At InterVarsity’s 2017 Staff Conference in January 2017, Andy Crouch shared a talk that focused on how authority and vulnerability shape human experience, and how the Biblical story of a fully realized, healthy, and holy society is one which maximizes both authority and vulnerability.

The work of Ministry in Digital Spaces (MDS) is to empower students and faculty to engage fully with their peers in new and emerging digital spaces, relating deeply and honestly in these spaces. As we do this, all of our efforts will be rooted in our core values of  RELATIONSHIPS, RECONCILIATION, and PROPHETIC IMAGINATION.

Recently, Chelsea and Angelo interviewed each other about long distance relationships - they’re both in different stages of one (not with each other), causing them to realize that Ministry in Digital Spaces doesn’t always take place just with strangers. 

In this post, we’ll talk about how small groups are more than bible studies: they require intimate, trusting relationships. How do we build those? This is the third of a three part blog series on digital communication & how people online communicate, form communities, create identity, build relationships, and develop intimacy. 

In this post, we’ll talk about how we’re already part of online communities, and how to build our own online communities through bible study. This is the second of a three part blog series on digital communication & how people online communicate, form communities, create identity, build relationships, and develop intimacy.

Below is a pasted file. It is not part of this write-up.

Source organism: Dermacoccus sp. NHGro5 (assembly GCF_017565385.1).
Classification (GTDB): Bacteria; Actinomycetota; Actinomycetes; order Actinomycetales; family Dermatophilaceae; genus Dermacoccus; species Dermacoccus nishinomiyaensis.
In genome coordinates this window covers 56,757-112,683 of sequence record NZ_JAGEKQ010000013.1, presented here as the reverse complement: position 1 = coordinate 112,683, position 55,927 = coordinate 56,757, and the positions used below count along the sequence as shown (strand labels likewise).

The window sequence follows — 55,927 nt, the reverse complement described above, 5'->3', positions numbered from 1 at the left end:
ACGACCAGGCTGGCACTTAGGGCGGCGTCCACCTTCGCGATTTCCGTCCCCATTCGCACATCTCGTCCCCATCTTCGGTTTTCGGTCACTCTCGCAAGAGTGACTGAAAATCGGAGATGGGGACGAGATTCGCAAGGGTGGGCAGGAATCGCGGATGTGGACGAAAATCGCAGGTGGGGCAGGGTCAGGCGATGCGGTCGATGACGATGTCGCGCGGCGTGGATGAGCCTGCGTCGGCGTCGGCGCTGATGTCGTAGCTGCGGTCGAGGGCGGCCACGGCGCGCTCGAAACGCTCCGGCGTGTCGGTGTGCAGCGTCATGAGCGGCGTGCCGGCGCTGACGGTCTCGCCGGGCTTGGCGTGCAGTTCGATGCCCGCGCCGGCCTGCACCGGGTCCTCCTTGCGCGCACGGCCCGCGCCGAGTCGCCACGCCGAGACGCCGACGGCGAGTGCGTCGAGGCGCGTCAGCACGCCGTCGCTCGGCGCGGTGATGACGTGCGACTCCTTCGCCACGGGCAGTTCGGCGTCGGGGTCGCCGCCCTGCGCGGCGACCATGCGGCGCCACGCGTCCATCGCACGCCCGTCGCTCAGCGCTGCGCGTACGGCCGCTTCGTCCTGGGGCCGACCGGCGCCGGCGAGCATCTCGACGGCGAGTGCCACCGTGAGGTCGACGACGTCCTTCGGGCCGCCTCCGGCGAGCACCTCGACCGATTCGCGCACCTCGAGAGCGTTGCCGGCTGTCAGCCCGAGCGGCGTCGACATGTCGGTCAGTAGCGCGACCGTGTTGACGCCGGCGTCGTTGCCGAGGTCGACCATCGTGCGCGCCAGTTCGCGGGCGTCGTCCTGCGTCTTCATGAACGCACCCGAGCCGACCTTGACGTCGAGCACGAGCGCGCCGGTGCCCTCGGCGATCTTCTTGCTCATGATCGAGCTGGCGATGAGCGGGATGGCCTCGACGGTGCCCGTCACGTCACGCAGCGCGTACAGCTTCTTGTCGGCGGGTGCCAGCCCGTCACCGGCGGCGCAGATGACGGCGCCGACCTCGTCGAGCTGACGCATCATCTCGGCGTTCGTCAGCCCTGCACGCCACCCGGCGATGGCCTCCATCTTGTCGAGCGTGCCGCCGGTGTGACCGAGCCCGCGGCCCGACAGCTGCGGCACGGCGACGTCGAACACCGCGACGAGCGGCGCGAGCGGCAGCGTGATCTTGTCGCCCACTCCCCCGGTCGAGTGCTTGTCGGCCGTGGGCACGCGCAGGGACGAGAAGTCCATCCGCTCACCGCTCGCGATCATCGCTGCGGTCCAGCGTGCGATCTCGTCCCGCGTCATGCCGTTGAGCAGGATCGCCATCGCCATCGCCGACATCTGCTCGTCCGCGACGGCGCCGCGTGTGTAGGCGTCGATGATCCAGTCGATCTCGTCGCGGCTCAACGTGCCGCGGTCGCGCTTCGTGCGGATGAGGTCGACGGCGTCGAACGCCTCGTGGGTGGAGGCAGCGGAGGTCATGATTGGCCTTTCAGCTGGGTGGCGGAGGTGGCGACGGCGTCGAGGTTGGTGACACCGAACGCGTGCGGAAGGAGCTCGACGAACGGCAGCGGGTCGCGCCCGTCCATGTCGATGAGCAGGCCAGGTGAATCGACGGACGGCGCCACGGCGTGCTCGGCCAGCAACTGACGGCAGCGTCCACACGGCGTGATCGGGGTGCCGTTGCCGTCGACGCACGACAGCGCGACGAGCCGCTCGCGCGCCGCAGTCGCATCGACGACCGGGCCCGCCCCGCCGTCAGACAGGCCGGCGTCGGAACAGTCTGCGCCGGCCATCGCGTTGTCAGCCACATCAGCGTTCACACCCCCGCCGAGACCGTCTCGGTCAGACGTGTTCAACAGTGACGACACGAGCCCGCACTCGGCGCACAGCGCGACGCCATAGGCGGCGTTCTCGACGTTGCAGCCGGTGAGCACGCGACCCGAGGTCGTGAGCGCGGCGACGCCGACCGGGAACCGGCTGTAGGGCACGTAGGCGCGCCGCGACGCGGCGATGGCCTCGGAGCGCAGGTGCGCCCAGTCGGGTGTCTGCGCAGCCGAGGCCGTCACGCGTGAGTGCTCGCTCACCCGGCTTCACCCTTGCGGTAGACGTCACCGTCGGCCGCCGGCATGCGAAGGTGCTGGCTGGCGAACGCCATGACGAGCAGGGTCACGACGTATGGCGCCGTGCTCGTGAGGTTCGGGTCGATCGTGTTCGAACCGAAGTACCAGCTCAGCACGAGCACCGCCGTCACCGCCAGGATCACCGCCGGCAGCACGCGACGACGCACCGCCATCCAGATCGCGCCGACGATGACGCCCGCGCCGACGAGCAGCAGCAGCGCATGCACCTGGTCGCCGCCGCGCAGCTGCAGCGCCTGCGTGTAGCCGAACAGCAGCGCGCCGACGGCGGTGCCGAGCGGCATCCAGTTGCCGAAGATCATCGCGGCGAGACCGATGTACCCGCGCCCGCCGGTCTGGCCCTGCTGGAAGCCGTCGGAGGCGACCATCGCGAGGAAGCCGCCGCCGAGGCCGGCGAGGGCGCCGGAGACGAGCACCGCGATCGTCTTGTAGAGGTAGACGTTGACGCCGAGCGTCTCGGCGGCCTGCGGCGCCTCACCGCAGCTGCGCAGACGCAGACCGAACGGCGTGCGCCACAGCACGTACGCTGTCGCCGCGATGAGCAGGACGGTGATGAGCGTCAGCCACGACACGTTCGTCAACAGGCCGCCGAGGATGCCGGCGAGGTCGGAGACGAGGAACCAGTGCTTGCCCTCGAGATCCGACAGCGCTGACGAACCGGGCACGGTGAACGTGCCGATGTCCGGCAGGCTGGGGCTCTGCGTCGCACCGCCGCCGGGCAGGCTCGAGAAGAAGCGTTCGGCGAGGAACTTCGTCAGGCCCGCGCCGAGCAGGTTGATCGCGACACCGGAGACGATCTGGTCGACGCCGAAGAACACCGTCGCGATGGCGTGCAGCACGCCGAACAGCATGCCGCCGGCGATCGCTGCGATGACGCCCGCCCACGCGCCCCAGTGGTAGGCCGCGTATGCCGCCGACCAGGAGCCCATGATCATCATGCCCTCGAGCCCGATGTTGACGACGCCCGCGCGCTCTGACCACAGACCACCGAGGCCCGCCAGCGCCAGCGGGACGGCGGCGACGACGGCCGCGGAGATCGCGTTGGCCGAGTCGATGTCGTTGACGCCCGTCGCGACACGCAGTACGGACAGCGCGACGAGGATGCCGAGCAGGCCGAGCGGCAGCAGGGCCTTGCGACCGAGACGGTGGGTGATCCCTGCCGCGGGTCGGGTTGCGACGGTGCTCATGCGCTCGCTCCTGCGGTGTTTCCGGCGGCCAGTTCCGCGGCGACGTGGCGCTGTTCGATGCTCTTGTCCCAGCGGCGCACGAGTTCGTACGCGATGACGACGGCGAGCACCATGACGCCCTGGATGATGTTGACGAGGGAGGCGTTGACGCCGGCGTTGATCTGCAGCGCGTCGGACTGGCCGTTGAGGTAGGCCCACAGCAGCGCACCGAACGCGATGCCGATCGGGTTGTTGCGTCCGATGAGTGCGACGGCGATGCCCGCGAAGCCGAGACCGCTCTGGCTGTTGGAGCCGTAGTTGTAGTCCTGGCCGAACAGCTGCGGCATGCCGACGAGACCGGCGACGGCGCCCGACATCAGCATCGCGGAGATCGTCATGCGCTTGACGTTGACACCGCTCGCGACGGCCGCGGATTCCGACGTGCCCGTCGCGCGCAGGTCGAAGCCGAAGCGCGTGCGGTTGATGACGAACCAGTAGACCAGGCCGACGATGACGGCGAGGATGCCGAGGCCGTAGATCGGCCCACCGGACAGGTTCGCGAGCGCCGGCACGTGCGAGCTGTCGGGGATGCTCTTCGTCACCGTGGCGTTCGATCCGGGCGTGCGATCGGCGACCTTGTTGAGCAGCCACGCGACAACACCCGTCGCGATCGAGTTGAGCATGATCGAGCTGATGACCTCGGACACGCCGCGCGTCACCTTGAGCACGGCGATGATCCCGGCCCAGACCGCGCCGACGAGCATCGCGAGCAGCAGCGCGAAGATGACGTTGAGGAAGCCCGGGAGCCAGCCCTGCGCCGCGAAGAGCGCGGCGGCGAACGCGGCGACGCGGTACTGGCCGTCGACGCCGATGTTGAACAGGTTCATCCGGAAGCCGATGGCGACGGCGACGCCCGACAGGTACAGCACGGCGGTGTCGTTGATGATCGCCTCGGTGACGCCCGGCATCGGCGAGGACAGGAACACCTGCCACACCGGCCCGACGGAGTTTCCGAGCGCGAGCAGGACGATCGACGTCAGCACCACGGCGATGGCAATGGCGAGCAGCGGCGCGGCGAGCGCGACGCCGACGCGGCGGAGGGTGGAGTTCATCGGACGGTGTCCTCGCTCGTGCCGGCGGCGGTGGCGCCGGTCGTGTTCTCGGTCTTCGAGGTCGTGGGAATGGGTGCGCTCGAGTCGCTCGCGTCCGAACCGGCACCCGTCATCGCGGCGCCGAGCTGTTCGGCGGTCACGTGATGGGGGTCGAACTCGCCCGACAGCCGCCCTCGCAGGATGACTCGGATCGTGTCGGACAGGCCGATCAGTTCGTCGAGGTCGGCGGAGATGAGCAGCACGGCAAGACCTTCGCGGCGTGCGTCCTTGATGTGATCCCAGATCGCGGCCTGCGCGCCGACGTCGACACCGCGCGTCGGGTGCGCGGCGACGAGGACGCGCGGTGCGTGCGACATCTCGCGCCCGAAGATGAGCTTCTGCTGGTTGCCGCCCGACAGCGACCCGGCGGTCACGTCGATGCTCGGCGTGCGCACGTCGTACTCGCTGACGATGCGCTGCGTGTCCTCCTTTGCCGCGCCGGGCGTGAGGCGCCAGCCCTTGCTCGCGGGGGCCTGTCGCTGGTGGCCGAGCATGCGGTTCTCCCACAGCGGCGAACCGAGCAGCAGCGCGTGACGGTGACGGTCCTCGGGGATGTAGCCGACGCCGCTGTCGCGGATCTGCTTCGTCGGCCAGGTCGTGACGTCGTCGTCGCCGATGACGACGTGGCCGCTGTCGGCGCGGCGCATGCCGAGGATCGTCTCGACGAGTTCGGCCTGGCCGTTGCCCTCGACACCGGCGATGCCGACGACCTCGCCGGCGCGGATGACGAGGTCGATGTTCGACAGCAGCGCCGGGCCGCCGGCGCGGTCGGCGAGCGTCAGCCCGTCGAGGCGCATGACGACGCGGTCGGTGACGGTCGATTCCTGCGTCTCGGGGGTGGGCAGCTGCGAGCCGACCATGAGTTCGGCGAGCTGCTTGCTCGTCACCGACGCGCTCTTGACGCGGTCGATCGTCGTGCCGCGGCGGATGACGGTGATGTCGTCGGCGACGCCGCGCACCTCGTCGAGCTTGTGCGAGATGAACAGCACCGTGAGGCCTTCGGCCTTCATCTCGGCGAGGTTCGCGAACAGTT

By recon419a

It’s a pattern I’ve seen often in my life – I go hard and burn out fast – but it wasn’t until tonight that I realized the parallels to video games, and the way they can free me from the feeling of uselessness I get when I’m below my peak effectiveness. It’s a little concept I like to call team comp.

In this post, we’ll look at how people communicate online and build their own language. This is the first of a three part blog series on digital communication & how people online communicate, form communities, create identity, build relationships, and develop intimacy. 

By imagining how we can use games like Dungeons and Dragons as a ministry space, we challenge that separation of activities between fun and serious. For many gamers, playing games involves real relationships that we value and invest in.

Ministry in Digital Spaces exists to empower students and faculty to pursue the Kingdom of God in Digital Spaces. We live out that purpose through relationships, reconciliation, and prophetic imagination. We want our Facebook group to be a thriving diverse place where people from every university are welcome. To ensure the health of our group, we have provided a few guidelines for members, posts, and discussions.

2005: “What is this ‘Facebook’ and why do I need to be on it?”

2008: “What is a ‘Twitter?’ Is it another thing I have to check, and why do I need a blog? What is a blog?”

Even as a lifetime gamer and a member of MDS staff, it can sometimes feel strange to think of how video games work as a mission field, as a place where I can share the Gospel.

Around 2015, I started playing League of Legends with my InterVarsity small group at Northwestern. 

Pages